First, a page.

Jerzy Skarzynski

Long-Distance Running Secrets

Words: Werner Jessner & Arek Piatek
Photography: Bartosz Wolinski & Michal Jedrzejewski/Red Bull Content Pool    

Secrets of long-distance longevity from an athlete with over 30 years of marathons under his belt. With no signs of slowing, Jerzy Skarzynski plans to go ultramarathon in his seventh decade. 

It wasn’t easy being a world-class athlete in Eastern Europe during the Cold War, but Jerzy Skarzynski defied Poland’s politics and poverty to win marathons in two countries and come within four and a half minutes of the then world record. And he hasn’t lost his love of the long- distance challenge since retiring in 2004; he’ll be trying to reach his favorite mark of 26 miles 385 yards in the Wings for Life World Run in May.

Wings for Life World Run

Marathon Man

© Marcin Kin

THE RED BULLETIN: Why did the marathons become your thing?

JERZY SKARZYNSKI: Even when I was a child I wanted to win. I gradually worked my way up from [soccer] and 400m races to 10,000m and beyond. To start with, I couldn’t imagine completing a marathon.

How did you prepare mentally for races?

I thought to myself, “What’s the price I have to pay? How much do I want to win?” I visualized my opponents, the way they ran, when I’d overtake them. I could see the spectators I’d run past. Those thoughts alone were enough to flood my brain with adrenaline.

How can someone who only does sports for fun do that?

By having a clear goal and using common sense. Common sense will tell you, “Every time I go for a run I get closer to my goal.” You should run as long as you’re healthy. If your body doesn’t want to run, even though you’re healthy, it’s just you being lazy. Train consistently, even if you think it’s not enough. Overzealousness is bad for you, so be careful and gradually work your way up to longer distances. Once you can run 10km, try 11km next time around and see how your body reacts. The mental side of things starts to come into it at 25km. 

What do you mean by that?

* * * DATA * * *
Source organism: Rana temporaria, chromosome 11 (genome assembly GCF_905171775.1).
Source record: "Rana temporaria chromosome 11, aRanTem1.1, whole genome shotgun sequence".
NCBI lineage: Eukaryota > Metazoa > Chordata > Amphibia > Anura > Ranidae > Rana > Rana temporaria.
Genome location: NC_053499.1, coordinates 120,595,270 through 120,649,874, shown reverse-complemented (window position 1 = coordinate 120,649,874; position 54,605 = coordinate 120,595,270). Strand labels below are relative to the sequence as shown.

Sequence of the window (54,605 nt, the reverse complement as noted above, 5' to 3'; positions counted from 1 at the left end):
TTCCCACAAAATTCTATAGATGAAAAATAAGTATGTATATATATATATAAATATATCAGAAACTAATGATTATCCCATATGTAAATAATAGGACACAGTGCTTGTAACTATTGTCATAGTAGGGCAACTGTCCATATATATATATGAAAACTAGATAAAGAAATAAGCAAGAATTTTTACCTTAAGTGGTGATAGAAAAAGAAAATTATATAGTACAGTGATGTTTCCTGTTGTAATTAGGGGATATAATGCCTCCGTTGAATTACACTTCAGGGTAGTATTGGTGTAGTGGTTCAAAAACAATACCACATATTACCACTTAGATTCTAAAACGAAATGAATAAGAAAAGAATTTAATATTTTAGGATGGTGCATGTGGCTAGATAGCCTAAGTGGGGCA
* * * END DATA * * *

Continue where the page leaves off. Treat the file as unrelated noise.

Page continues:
By 25km [15.5 miles] at the latest you’ll start having stupid thoughts. “There’s still too long to go,” or “I’m not going to make it.” They bring you down. And you have to counteract them, push back the barriers in your head, take control of your psyche.

How do you do take control?

Try to see long-distance runs as an adventure or an outing. You’re going to have to run slowly and for a long time. So don’t try to escape that mentally. Before you start, be clear that this is going to take time. Your attitude before you start makes a big difference. 

Do world-class runners do that too?

They keep an eye on GPS and their pulse, and don’t have time for stupid thoughts.

You once said that you were afraid of the marathon distance.

It’s good to be afraid. It’s OK to be afraid. You should be afraid. And you should conquer that fear each time.

How do you do that?

You get out there and compete. You don’t bottle it. Ever.

Is it even possible to like marathons? It is. It’s wonderful when you know what you’re doing and do a good job of improving your form long term. I ran my personal best for the marathon of 2:11 30 years ago. Now I’m training for another marathon and, yes, I’m happy about it. 

“Conquer the fear of long runs by getting out there to compete.” 
Jerzy Skarzynski

You’re taking part in the Wings for Life World Run in May. What are your goals?

I want to get as close to marathon distance as I can. For 2016, the aim is any distance beyond that, ultramarathon distance.

How far have you run in your lifetime?

About 170,000km over the last 43 years. People told me I’d suffer from wear and tear, but I’m in great shape. Nothing hurts. You just have to listen to your body.

Fast Facts

Born
January 13, 1956

Personal best
2:11:42, set in April 1986 in Debno, Poland

Tape taker
Won the 1989 Warsaw Marathon and the 1991 Leipzig Marathon 

What were training conditions like in Poland behind the Iron Curtain?

A friend of mine had to sew my tracksuits. I’d get trainers sent to me from the West, and there was no proper altitude training. I don’t look back fondly. The most painful thing was that we had a strong team but weren’t allowed to go to the Los Angeles Olympics in 1984. Having said that, as a professional sportsman, I had a better life than a lot of other people in the country.

What’s your best career memory?

New Zealand: One time I trained for a race there for two weeks and then did the same again another time. There was beer and ice cream and whatever I wanted to eat … I had the time of my life.

And a memory that motivates you?

The 1984 Vienna City Marathon. The favorites from Ethiopia set off too quickly and my teammates and I reeled them in one by one. Our fans were singing Polish songs and cheering us on. My teammate Antoni Niemczak won and I came second. 

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